NUS Science Alumni: Distinguished Alumni Award 2005



Dr William Tan personifies both passion and compassion. Born in 1957, he contracted polio at the age of two and was paralysed from the waist down. Notwithstanding his disability, he has shown outstanding strength in overcoming adversities. From a kindergarten drop-out, he topped Selegie Primary and went to Raffles Institution on a Ministry of Education Scholarship for his secondary and Pre-University education.

The NUS Alumnus who majored in Biology and Psychology joined the Civil Service after graduation in 1980. In pursuit of his dream to become a scientist and medical doctor, he ventured abroad for postgraduate studies in 1989. Holder of a First Class Honours in Physiology, this Harvard University’s Fulbright Scholar and Oxford University’s Chevening Scholar has also trained at the world-renowned Mayo Clinic in USA.

Dr Tan is an accomplished wheelchair marathoner and Paralympian. As a social activist par excellence, he chairs various Foundations and committees, and propelled his wheelchairs in ultra-marathons across the lengths of New Zealand, Malaysia, Thailand, United States and helped raised more than $14 million for charities locally and internationally, over the last 18 years.

He has received several accolades, including the Reader’s Digest Inspiring Asians’ Award, Commonwealth Youth Award, and the Outstanding Young Persons of the World Award.

He is strongly rooted to his alma mater. He spearheaded and helped establish the NUS Alumni Chapter in Boston. In 1993, he wheeled 100km across Singapore to raise funds for the Universities Endowment Fund. In 1994, he completed another ultra-marathon to raise funds for the NUS Students’ Fund, followed by another in 1997 for the NUS Carnival of Challenges.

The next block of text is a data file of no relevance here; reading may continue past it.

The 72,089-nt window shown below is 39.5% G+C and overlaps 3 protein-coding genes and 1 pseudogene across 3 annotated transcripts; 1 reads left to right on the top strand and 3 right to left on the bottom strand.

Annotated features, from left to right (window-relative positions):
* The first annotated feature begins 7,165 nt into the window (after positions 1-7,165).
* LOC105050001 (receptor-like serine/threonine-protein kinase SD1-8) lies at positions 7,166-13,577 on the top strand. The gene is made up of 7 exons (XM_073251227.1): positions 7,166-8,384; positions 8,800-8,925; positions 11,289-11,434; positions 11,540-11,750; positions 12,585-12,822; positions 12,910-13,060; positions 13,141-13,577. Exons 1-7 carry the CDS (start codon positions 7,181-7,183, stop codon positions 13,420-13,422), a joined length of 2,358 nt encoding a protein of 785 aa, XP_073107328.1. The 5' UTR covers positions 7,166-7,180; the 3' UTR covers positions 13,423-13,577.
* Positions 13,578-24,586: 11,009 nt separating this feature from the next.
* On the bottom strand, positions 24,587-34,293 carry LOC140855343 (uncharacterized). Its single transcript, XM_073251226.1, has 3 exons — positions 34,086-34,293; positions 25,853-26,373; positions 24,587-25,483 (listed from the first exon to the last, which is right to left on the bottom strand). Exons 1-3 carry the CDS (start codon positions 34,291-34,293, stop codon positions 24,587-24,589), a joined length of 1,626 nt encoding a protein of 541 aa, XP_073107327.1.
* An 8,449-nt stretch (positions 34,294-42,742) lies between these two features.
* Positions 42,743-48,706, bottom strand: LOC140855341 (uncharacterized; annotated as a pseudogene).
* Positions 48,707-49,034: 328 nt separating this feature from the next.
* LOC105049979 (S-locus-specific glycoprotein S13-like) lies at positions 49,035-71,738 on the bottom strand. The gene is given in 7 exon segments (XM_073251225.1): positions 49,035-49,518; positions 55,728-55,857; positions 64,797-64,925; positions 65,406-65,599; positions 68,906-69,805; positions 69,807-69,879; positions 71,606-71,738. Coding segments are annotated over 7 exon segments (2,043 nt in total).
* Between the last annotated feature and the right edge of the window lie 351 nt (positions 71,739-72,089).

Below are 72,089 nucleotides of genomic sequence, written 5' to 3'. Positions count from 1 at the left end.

In 2000, he spearheaded the Professorship in Geriatrics, securing a donation of $1.5 million from Parkway Group Healthcare. To improve the quality of care of children with cancer, Dr Tan has spearheaded the Professorship in Paediatric Oncology.

Towards raising $1.5 million for the Professorship, he recently completed gruelling wheelchair marathons in ten continents within 70 days. His amazing race to break the existing Guinness World Record of 99 days took him to Antarctica, Argentina, Egypt, Thailand, South Africa, Netherlands, Australia, New Zealand, Canada and USA between February and May 2005.

“There are no dreams that are unattainable for anyone who has the will and determination to redefine what is humanly possible!”